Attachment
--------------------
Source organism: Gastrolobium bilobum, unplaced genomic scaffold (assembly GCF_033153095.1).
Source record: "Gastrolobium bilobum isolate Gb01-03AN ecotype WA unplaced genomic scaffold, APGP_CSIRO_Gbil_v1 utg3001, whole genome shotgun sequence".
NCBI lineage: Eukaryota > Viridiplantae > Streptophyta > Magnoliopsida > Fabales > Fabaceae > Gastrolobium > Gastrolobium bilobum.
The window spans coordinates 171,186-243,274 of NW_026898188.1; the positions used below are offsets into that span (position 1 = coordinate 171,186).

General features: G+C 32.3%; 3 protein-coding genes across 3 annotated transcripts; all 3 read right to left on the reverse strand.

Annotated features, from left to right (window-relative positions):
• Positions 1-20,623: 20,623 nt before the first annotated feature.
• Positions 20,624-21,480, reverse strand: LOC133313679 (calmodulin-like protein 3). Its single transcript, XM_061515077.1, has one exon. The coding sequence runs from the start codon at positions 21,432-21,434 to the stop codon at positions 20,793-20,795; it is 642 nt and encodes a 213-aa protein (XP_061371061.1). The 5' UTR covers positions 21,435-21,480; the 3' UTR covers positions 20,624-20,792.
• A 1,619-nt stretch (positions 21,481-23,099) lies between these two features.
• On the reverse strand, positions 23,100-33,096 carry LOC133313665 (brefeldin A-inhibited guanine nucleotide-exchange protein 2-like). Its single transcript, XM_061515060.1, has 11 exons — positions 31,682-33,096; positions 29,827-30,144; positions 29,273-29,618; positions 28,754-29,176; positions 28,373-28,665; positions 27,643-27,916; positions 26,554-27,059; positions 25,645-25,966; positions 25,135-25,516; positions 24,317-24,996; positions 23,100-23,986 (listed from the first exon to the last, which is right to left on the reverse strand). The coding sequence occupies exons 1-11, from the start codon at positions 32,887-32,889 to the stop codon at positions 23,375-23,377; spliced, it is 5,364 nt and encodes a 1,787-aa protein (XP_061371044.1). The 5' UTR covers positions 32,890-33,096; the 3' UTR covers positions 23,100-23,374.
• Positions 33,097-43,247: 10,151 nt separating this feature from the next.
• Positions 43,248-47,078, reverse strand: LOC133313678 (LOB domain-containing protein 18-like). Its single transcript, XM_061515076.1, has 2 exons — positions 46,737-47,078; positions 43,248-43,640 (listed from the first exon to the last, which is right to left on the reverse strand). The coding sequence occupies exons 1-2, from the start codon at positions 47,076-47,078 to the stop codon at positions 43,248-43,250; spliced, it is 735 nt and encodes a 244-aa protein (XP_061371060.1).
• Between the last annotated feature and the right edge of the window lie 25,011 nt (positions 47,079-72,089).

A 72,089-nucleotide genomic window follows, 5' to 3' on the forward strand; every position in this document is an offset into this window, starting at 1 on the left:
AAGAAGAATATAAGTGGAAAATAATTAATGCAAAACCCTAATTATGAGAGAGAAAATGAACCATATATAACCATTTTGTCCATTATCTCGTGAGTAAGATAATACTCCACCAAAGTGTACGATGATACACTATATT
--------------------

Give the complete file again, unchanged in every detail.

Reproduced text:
Source organism: Gastrolobium bilobum, unplaced genomic scaffold (assembly GCF_033153095.1).
Source record: "Gastrolobium bilobum isolate Gb01-03AN ecotype WA unplaced genomic scaffold, APGP_CSIRO_Gbil_v1 utg3001, whole genome shotgun sequence".
NCBI lineage: Eukaryota > Viridiplantae > Streptophyta > Magnoliopsida > Fabales > Fabaceae > Gastrolobium > Gastrolobium bilobum.
The window spans coordinates 171,186-243,274 of NW_026898188.1; the positions used below are offsets into that span (position 1 = coordinate 171,186).

General features: G+C 32.3%; 3 protein-coding genes across 3 annotated transcripts; all 3 read right to left on the reverse strand.

Annotated features, from left to right (window-relative positions):
• Positions 1-20,623: 20,623 nt before the first annotated feature.
• Positions 20,624-21,480, reverse strand: LOC133313679 (calmodulin-like protein 3). Its single transcript, XM_061515077.1, has one exon. The coding sequence runs from the start codon at positions 21,432-21,434 to the stop codon at positions 20,793-20,795; it is 642 nt and encodes a 213-aa protein (XP_061371061.1). The 5' UTR covers positions 21,435-21,480; the 3' UTR covers positions 20,624-20,792.
• A 1,619-nt stretch (positions 21,481-23,099) lies between these two features.
• On the reverse strand, positions 23,100-33,096 carry LOC133313665 (brefeldin A-inhibited guanine nucleotide-exchange protein 2-like). Its single transcript, XM_061515060.1, has 11 exons — positions 31,682-33,096; positions 29,827-30,144; positions 29,273-29,618; positions 28,754-29,176; positions 28,373-28,665; positions 27,643-27,916; positions 26,554-27,059; positions 25,645-25,966; positions 25,135-25,516; positions 24,317-24,996; positions 23,100-23,986 (listed from the first exon to the last, which is right to left on the reverse strand). The coding sequence occupies exons 1-11, from the start codon at positions 32,887-32,889 to the stop codon at positions 23,375-23,377; spliced, it is 5,364 nt and encodes a 1,787-aa protein (XP_061371044.1). The 5' UTR covers positions 32,890-33,096; the 3' UTR covers positions 23,100-23,374.
• Positions 33,097-43,247: 10,151 nt separating this feature from the next.
• Positions 43,248-47,078, reverse strand: LOC133313678 (LOB domain-containing protein 18-like). Its single transcript, XM_061515076.1, has 2 exons — positions 46,737-47,078; positions 43,248-43,640 (listed from the first exon to the last, which is right to left on the reverse strand). The coding sequence occupies exons 1-2, from the start codon at positions 47,076-47,078 to the stop codon at positions 43,248-43,250; spliced, it is 735 nt and encodes a 244-aa protein (XP_061371060.1).
• Between the last annotated feature and the right edge of the window lie 25,011 nt (positions 47,079-72,089).

A 72,089-nucleotide genomic window follows, 5' to 3' on the forward strand; every position in this document is an offset into this window, starting at 1 on the left:
AAGAAGAATATAAGTGGAAAATAATTAATGCAAAACCCTAATTATGAGAGAGAAAATGAACCATATATAACCATTTTGTCCATTATCTCGTGAGTAAGATAATACTCCACCAAAGTGTACGATGATACACTATATT